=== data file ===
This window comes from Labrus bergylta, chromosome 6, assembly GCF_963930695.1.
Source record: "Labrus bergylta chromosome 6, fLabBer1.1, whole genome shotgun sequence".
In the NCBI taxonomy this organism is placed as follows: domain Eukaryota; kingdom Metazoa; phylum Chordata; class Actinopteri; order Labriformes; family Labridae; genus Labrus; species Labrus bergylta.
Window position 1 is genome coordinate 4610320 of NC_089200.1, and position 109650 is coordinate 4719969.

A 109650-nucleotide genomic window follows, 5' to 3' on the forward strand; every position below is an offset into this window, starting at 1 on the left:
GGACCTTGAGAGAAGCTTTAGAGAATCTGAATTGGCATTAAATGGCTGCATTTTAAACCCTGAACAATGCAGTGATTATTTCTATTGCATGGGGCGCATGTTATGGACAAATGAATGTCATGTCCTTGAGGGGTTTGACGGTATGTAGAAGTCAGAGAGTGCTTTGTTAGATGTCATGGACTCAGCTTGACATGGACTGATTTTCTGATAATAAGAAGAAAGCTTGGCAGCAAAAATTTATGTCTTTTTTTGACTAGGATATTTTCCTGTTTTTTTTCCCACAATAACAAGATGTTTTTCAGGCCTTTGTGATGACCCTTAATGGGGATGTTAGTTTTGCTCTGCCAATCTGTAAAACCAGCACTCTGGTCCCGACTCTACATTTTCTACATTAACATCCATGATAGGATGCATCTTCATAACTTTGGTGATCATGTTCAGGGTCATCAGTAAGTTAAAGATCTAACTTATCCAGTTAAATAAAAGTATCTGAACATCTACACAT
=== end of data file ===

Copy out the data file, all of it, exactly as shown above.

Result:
This window comes from Labrus bergylta, chromosome 6, assembly GCF_963930695.1.
Source record: "Labrus bergylta chromosome 6, fLabBer1.1, whole genome shotgun sequence".
In the NCBI taxonomy this organism is placed as follows: domain Eukaryota; kingdom Metazoa; phylum Chordata; class Actinopteri; order Labriformes; family Labridae; genus Labrus; species Labrus bergylta.
Window position 1 is genome coordinate 4610320 of NC_089200.1, and position 109650 is coordinate 4719969.

A 109650-nucleotide genomic window follows, 5' to 3' on the forward strand; every position below is an offset into this window, starting at 1 on the left:
GGACCTTGAGAGAAGCTTTAGAGAATCTGAATTGGCATTAAATGGCTGCATTTTAAACCCTGAACAATGCAGTGATTATTTCTATTGCATGGGGCGCATGTTATGGACAAATGAATGTCATGTCCTTGAGGGGTTTGACGGTATGTAGAAGTCAGAGAGTGCTTTGTTAGATGTCATGGACTCAGCTTGACATGGACTGATTTTCTGATAATAAGAAGAAAGCTTGGCAGCAAAAATTTATGTCTTTTTTTGACTAGGATATTTTCCTGTTTTTTTTCCCACAATAACAAGATGTTTTTCAGGCCTTTGTGATGACCCTTAATGGGGATGTTAGTTTTGCTCTGCCAATCTGTAAAACCAGCACTCTGGTCCCGACTCTACATTTTCTACATTAACATCCATGATAGGATGCATCTTCATAACTTTGGTGATCATGTTCAGGGTCATCAGTAAGTTAAAGATCTAACTTATCCAGTTAAATAAAAGTATCTGAACATCTACACAT